When does the Statute of Limitations expire in Philadelphia failure to diagnose medical malpractice cases?


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Failure to diagnose or medical misdiagnosis cases often involve statute of limitations issues. That’s because oftentimes, the patient does not get the correct diagnosis until months, if not years, after the initial misdiagnosis. For instance, a woman whose breast cancer was initially misdiagnosed may find out she has breast cancer many months later. It is important to note that each case is unique and only a qualified medical malpractice lawyer with experience in failure to diagnose cases will be able to analyze the facts and provide legal advice on how to proceed.

In general, the statute of limitations in Philadelphia medical malpractice cases is two years from the date of injury. However, failure to diagnose cases are not clear cut due to the so called “discovery rule.”  In failure to diagnose cases, Pennsylvania’s discovery rule may toll or stall the statute of limitations until the proper diagnosis is made. In other words, the injured plaintiff’s statute begins ticking when he or she reasonably knew or should have known of the doctor/specialist’s negligent diagnosis or misdiagnosis.

For example, if a patient should have been diagnosed properly in 2008, but wasn’t actually diagnosed until 2010, the statute would begin to run in 2010, upon being diagnosed. The patient would have two years from the date of diagnosis to bring their claim.

The key is whether the patient’s inability to discover the correct diagnosis was reasonable. This requires an in-depth analysis of the patient’s history, medical records and timeline of events.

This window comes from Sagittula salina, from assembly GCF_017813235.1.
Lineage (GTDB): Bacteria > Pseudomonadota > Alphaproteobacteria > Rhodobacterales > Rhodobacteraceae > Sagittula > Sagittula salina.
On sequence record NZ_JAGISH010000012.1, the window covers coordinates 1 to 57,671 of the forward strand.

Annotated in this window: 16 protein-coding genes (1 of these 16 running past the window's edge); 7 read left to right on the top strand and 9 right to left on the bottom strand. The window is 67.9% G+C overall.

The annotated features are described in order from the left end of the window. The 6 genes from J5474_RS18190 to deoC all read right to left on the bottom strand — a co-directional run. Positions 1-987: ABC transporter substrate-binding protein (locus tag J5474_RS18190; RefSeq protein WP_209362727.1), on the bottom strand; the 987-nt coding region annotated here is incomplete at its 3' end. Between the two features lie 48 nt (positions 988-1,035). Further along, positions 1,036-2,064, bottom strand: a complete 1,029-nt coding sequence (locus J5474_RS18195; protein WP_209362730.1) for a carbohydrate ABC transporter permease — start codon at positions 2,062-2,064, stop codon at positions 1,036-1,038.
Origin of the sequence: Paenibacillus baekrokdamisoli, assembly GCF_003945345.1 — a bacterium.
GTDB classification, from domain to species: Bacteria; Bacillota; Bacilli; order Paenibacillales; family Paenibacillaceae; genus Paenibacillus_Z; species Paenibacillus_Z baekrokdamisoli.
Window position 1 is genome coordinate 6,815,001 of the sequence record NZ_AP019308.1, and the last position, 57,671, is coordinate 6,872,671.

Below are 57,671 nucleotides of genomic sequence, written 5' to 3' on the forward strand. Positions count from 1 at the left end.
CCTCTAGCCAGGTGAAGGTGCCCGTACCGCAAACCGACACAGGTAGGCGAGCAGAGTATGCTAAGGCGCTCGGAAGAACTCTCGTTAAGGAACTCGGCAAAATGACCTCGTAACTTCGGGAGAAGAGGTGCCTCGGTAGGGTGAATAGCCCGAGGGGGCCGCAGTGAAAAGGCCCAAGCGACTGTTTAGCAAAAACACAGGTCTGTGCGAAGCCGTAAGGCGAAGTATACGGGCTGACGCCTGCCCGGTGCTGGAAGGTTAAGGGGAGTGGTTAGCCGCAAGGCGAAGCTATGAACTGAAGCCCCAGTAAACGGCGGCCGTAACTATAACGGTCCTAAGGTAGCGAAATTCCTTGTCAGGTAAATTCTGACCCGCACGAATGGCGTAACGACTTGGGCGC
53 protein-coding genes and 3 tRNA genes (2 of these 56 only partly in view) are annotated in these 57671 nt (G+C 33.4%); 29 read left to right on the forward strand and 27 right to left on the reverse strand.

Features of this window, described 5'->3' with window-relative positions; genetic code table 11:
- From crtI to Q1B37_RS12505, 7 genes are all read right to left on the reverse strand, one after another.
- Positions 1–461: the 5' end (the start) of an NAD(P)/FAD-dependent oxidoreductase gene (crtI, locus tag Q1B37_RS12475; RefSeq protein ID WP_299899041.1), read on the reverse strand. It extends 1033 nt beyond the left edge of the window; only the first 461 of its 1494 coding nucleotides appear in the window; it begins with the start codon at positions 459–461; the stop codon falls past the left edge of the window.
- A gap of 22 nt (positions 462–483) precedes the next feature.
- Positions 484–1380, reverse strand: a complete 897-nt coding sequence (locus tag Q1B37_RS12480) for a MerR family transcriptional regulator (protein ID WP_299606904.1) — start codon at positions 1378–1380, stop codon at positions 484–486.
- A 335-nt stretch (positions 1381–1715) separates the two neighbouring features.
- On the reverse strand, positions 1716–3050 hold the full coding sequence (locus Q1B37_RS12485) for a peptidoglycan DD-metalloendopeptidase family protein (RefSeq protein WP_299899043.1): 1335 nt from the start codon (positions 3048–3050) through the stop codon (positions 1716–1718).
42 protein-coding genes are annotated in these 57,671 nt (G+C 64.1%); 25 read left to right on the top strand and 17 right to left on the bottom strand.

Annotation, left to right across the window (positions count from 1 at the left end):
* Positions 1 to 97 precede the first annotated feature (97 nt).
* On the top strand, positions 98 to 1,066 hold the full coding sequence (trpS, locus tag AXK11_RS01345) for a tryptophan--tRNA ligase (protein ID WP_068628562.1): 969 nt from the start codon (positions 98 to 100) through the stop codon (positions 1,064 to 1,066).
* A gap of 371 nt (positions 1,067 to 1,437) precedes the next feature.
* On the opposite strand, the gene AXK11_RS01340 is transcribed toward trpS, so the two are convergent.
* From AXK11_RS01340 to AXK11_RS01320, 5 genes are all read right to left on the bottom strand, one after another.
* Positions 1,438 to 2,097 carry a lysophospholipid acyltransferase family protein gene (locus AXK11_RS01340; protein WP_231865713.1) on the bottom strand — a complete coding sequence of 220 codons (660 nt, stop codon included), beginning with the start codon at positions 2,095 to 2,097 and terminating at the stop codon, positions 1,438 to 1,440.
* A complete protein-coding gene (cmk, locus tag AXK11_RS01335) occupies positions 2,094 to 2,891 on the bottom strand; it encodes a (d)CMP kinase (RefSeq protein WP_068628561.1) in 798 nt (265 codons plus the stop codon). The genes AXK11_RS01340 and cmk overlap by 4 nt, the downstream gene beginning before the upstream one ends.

Access our free legal article for more information about the statute of limitations in Pennsylvania failure to diagnose or medical misdiagnosis cases.

Medical malpractice cases involving failure to diagnose, misdiagnosis or negligent diagnosis require immediate expert legal attention. A qualified lawyer must review the timeline of facts to determine whether a given case is within the statute. In addition, a medical expert must also review the case to establish breach of a professional standard.

To submit your case for review by our Pennsylvania and New Jersey medical malpractice and failure to diagnose lawyers, call (866) 641-0806.  Our lawyers are available for a free, no obligation legal consultation, and can obtain special admission in other states, such as New York or Delaware, on a case by case basis.

**This website does not provide legal advice.  Every case is unique and it is crucial to get a qualified, expert legal opinion prior to making any decisions about your case.  See the full disclaimer at the bottom of this page.

Last updated: December 4, 2014